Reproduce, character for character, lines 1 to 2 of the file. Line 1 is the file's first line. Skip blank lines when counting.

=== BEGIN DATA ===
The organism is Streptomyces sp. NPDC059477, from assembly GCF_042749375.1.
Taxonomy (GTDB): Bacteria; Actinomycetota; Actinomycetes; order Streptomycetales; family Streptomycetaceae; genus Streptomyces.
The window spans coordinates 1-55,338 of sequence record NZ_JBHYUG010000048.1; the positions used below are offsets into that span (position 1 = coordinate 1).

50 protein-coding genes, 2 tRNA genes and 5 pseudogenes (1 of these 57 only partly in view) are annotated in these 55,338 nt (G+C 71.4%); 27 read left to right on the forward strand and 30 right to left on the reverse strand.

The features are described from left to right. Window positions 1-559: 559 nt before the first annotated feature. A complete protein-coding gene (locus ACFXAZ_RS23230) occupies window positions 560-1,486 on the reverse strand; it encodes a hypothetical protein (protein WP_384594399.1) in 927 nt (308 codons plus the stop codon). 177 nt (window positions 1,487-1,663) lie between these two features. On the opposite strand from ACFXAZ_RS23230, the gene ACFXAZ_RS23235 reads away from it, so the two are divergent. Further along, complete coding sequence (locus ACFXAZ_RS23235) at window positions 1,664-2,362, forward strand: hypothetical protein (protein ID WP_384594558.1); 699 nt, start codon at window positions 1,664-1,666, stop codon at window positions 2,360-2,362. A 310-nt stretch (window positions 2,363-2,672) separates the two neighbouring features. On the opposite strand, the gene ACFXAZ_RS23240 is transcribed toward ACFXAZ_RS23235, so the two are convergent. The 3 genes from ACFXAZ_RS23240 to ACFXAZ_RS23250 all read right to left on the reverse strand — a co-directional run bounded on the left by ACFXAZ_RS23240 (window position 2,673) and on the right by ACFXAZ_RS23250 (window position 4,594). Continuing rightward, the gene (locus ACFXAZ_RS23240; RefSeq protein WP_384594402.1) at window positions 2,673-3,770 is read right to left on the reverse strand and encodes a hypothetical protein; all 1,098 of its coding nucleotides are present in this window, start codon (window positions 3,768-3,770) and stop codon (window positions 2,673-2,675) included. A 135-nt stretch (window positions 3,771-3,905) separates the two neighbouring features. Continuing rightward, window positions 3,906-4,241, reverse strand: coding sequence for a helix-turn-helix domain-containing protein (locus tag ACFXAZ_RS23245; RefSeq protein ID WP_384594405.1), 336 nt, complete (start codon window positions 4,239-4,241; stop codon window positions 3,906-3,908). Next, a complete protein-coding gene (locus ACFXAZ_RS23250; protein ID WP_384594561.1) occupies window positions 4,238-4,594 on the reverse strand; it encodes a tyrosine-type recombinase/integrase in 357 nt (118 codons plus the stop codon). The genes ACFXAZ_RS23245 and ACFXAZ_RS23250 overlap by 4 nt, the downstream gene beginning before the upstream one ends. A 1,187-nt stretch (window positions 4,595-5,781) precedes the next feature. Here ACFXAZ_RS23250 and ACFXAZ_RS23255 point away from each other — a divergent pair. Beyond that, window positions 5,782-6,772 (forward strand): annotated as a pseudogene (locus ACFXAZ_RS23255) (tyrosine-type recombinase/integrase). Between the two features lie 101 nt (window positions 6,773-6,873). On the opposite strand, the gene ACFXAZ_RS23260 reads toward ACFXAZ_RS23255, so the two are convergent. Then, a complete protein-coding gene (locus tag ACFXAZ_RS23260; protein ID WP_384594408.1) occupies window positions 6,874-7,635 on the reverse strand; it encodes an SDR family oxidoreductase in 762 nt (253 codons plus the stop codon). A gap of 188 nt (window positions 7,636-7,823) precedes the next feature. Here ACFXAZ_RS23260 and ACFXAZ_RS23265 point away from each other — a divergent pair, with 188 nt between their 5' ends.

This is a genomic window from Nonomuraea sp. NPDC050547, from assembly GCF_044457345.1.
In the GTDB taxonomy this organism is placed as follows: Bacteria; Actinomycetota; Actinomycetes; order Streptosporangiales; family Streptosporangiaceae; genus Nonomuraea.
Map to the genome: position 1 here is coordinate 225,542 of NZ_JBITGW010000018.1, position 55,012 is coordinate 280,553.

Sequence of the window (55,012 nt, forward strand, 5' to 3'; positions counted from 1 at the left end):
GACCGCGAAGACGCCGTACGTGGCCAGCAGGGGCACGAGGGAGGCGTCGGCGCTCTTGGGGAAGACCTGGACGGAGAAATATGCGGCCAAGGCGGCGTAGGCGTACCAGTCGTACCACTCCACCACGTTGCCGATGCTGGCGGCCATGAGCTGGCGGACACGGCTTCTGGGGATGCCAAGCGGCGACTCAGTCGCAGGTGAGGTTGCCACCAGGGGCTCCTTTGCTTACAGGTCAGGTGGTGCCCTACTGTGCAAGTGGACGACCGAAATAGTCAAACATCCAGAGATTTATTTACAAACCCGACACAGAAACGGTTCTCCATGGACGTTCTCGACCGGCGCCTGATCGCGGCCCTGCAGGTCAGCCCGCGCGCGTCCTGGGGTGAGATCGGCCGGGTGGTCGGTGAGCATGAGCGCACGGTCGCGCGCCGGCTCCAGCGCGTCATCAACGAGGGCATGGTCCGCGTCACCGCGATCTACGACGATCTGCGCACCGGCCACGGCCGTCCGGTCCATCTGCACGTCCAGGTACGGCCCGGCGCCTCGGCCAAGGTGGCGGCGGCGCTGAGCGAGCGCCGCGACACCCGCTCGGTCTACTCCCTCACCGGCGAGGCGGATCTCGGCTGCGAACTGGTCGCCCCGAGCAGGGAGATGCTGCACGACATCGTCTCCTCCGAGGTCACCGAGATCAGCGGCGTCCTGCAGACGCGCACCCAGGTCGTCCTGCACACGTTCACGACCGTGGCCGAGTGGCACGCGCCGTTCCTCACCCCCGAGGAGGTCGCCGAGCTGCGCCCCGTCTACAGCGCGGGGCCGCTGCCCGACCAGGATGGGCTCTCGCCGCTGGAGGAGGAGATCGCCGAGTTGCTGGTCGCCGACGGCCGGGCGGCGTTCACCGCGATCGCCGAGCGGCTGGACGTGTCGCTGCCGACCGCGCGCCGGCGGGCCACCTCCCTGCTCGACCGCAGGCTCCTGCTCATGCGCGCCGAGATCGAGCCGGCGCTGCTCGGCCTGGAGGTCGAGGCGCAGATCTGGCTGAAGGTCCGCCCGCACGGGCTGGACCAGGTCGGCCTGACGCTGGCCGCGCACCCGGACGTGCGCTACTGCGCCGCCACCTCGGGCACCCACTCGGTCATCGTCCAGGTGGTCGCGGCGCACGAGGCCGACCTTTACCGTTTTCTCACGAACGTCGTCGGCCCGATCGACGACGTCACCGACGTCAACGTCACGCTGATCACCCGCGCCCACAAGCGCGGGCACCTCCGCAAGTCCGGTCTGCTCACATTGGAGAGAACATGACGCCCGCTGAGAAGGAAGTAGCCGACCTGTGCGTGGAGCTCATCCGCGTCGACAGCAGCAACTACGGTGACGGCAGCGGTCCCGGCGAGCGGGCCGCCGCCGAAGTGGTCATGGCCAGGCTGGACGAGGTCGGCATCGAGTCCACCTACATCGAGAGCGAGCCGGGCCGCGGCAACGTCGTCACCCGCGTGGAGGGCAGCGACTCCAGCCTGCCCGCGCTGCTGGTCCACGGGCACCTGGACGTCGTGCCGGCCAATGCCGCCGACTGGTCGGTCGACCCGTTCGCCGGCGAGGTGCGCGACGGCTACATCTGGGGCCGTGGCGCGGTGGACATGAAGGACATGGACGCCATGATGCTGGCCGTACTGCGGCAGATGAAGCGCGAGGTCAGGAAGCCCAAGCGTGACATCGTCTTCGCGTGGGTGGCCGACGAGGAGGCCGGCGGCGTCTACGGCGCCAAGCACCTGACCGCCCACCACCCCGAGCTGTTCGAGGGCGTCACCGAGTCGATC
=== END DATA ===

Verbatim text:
The organism is Streptomyces sp. NPDC059477, from assembly GCF_042749375.1.
Taxonomy (GTDB): Bacteria; Actinomycetota; Actinomycetes; order Streptomycetales; family Streptomycetaceae; genus Streptomyces.